Is their an earthquake trend in Faulkner County?
Geologist Scott Ausbrooks said Faulkner County has settled into a pattern.
"We actually noticed there is a trend. It started back in October. We have big earthquakes, then they tend to go back down and then you have quiet," said Ausbrooks.
Why was this earthquake felt by so many people throughout the state?
Sheer magnitude, said Ausbrooks.
"When you go from a 3 to a 4" said Ausbrooks referring to the Richter scale, "that's 32 times more energy released. This was a 4.7, close to a five, so when you go to 4.7 it's 900 times more energy released in a 5."
Will we see bigger quakes in Faulkner County?
While it's unlikely, Ausbrooks said we could see even bigger quakes from the nearly four mile long fault.
"You could expect, if the whole fault went at one time, the whole fault ruptured, which we haven't seen at this point, you could generate anywhere from a 5.0 to a 5.5."
What's causing the earthquakes?
According to Aubrooks, there are two possible causes to the earthquakes in Faulkner County. One possibility is the region's history of earthquakes. The area experienced the "Enola swarm" in 1982, which produced similar sized earthquakes for three years.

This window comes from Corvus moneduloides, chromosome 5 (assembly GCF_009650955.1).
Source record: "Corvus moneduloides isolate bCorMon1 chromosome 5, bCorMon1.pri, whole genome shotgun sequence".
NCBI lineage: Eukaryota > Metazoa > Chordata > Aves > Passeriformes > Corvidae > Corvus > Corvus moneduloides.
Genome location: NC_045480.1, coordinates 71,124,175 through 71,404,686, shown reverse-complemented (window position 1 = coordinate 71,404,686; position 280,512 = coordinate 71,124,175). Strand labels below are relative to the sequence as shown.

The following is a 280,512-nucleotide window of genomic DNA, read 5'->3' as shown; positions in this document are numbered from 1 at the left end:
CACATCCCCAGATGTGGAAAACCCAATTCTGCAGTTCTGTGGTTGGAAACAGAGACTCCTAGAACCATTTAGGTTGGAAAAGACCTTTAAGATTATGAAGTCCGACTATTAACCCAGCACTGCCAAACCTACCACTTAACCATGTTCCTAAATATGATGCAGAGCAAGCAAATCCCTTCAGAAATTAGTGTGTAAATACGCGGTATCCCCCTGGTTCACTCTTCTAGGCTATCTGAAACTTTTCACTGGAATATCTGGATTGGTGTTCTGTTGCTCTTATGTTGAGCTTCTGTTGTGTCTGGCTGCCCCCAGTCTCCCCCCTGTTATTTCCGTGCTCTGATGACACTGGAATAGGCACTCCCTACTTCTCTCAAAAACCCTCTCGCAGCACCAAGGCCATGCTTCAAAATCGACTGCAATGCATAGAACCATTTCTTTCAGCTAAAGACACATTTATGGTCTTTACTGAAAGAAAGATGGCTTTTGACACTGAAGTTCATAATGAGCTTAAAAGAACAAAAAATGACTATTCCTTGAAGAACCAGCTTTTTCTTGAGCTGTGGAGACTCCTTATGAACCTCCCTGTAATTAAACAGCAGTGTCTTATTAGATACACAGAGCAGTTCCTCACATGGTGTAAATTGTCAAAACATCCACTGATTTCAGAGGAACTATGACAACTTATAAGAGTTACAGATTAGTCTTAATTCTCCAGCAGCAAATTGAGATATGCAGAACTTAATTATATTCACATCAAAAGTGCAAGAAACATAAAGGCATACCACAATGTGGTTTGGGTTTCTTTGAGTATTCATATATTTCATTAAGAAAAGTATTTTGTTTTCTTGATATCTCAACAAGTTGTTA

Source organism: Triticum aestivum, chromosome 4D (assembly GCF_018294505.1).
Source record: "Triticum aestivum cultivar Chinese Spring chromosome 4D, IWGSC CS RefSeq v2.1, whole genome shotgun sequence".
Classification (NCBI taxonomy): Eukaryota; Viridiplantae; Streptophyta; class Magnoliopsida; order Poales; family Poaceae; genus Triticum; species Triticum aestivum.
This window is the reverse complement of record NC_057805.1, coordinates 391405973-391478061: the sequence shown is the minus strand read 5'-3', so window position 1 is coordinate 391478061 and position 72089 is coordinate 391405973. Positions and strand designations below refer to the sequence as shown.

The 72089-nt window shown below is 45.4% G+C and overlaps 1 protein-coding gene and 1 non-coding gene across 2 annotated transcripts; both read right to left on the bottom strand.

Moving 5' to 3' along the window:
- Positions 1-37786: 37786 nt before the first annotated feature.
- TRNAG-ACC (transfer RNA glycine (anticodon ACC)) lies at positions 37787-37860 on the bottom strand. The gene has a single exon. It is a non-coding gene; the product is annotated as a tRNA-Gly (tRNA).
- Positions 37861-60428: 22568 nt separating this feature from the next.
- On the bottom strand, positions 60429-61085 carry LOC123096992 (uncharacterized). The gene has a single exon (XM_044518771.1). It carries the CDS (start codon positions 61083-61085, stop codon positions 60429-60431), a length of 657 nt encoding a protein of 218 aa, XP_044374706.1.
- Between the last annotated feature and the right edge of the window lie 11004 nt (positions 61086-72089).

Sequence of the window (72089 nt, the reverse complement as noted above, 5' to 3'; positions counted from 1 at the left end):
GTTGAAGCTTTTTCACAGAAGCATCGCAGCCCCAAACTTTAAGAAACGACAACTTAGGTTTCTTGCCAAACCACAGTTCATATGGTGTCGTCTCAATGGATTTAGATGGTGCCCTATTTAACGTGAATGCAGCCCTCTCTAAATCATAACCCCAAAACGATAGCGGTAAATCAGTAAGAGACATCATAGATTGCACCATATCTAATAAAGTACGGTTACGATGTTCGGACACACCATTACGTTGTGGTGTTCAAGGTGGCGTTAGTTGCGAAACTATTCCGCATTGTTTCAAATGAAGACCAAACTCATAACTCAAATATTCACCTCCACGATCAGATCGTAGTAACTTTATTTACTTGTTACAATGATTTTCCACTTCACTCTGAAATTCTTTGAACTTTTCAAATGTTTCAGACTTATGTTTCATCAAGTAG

The other possibility is the disposal of fracking fluid into the earth. Fracking fluid is used in the natural gas drilling process. Once the process is complete, that fluid is extracted and disposed of into the earth through what's known as an injection site.
"What we see are these tight clusters [of earthquakes] and what we have not ruled out is the possibility related to injection wells," said Ausbrooks. "Once they're done with that hydro-fracking process, they take that water and dispose of it. And there are cases where injection wells have induced seismicity."
The Arkansas Geological Survey should know by August if those injection sites are to blame.
Did Sunday's earthquake effect the New Madrid fault?
In a word, no.
"It would take a tremendous sized earthquake to have even remotely triggered something there. It's not unheard of, but given the distance, I would not expect anything to happen like that."